Unspoken by Sarah Rees Brennan

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There is too much banter in a lot of young adult fiction. I blame Joss Whedon. Brennan has to be a Buffy fan, you can tell it with the pointless jokes during crises, conversations that go nowhere and a group of friends who might as well be the Scooby gang.

I liked Buffy, but so many people are trying to write this way that some are bound to fail.

So. Much. Banter.

“Why are boys such a nuisance?…”

“It’s hard to say,” Kami answered. “I put it down to irresistible charm and sparkling wit and try to move on. Though the heap of suitor at my feet makes moving difficult…”

“You know guys, they only want one thing. Repartee. I can’t count how many times men have admired my well-turned phrases”.

By itself, this is funny, but the density of the banter made me read the first half of this book at an ironic distance. The problem with banter is that it slows the pace of the story and the author tends to sacrifice voice in order to tell a good joke. Everyone sounds the same. It’s hard to read when you can’t shake the author’s vision of laughing at the cleverness of their own witticisms from your subconscious.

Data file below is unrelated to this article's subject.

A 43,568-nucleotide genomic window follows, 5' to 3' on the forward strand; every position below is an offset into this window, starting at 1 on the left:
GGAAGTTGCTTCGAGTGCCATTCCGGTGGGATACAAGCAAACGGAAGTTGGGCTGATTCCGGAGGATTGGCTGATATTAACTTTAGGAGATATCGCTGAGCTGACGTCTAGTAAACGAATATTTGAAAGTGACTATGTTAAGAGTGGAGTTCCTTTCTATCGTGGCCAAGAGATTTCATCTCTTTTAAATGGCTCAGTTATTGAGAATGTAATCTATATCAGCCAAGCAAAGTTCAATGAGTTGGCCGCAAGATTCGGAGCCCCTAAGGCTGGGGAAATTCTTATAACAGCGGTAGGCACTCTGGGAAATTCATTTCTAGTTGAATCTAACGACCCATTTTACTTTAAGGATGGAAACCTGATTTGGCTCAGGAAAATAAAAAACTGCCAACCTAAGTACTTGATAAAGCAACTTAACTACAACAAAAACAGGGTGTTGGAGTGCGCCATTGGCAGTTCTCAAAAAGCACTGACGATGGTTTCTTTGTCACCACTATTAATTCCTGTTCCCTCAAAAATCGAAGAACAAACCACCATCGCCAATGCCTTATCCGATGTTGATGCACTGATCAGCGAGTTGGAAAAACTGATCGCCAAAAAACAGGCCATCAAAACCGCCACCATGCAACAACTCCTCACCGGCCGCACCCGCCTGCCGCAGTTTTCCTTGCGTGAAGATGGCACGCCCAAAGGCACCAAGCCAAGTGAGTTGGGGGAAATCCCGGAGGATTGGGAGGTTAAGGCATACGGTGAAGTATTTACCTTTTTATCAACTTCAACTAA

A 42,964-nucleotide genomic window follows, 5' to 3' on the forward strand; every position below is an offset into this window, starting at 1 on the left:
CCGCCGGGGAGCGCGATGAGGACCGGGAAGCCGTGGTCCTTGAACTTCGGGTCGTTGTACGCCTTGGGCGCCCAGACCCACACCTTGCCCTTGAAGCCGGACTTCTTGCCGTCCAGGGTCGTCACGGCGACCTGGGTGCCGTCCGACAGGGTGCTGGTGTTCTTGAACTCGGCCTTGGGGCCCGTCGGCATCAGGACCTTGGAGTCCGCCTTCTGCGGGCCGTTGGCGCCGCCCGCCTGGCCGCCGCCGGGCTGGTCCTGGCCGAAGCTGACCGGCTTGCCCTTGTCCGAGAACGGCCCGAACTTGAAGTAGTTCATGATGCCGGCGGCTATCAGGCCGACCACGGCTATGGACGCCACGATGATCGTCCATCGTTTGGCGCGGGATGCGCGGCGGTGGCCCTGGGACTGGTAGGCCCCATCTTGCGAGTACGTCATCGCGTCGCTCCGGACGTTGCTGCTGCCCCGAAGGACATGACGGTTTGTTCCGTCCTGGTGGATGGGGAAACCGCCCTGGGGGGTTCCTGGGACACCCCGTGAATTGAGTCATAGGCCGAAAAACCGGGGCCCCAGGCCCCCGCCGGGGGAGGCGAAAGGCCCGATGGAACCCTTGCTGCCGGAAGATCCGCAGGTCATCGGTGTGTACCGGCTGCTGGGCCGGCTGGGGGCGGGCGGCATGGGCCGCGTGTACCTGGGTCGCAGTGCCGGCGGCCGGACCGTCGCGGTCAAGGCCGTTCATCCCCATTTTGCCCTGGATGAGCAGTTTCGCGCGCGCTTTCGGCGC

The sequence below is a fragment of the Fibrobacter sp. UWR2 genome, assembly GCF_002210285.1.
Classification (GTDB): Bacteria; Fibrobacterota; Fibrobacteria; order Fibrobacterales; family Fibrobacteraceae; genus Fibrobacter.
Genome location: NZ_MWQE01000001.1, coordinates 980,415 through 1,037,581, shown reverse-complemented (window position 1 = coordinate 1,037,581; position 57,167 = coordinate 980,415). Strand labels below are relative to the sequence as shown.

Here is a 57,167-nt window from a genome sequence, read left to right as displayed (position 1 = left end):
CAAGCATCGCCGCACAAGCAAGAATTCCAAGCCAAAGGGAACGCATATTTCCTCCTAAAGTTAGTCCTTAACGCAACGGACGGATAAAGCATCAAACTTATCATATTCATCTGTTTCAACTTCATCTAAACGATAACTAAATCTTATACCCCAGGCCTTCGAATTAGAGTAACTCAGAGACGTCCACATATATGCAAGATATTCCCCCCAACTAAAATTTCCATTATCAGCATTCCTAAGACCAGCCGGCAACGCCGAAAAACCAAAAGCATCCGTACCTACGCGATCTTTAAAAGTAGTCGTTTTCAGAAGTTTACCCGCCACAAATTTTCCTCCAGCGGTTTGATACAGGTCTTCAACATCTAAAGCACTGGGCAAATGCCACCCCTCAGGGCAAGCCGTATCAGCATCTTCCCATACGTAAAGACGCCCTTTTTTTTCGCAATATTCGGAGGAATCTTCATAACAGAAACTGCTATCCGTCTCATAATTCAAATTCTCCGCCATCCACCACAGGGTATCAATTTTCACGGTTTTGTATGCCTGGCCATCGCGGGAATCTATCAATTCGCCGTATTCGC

“Aren’t you trying a little too hard to play into certain bad boy cliches?”

“Nah,” said Jared. “You’re thinking of black leather. Black leather’s for bad boys. It’s all in the color. You wouldn’t think I was a bad boy if I was wearing a pink leather jacket.”

There I was chuckling at these jokes but held off by them at the same time, when Brennan turned the tables on me. The plot picked up and the character interactions became more meaningful. The story accelerates in the second half of the book and you’ll try to read it faster in order to keep up with it.

Kami lives in the Cotswolds and her life is fairly normal until the Lynburns return. That is, as normal as things can get when as a teenager you have an imaginary friend that you talk to in your head. She’s been talking to the same boy in her head since she was little and has learned to hide it (mostly).

She also grew up hearing tales about the family who lived in the mansion on the hill, how they owned half the town, how they stuck together, how things seemed to happen around them. When she meets Jared Lynburn, she realizes that her imaginary friend might not be so imaginary after all.

All together this was a fun fantasy that will surprise you, entertain you, and wallop you over the head with emotions. Banter away.

Goodreads rating: 3 stars

Unspoken by Sarah Rees Brennan

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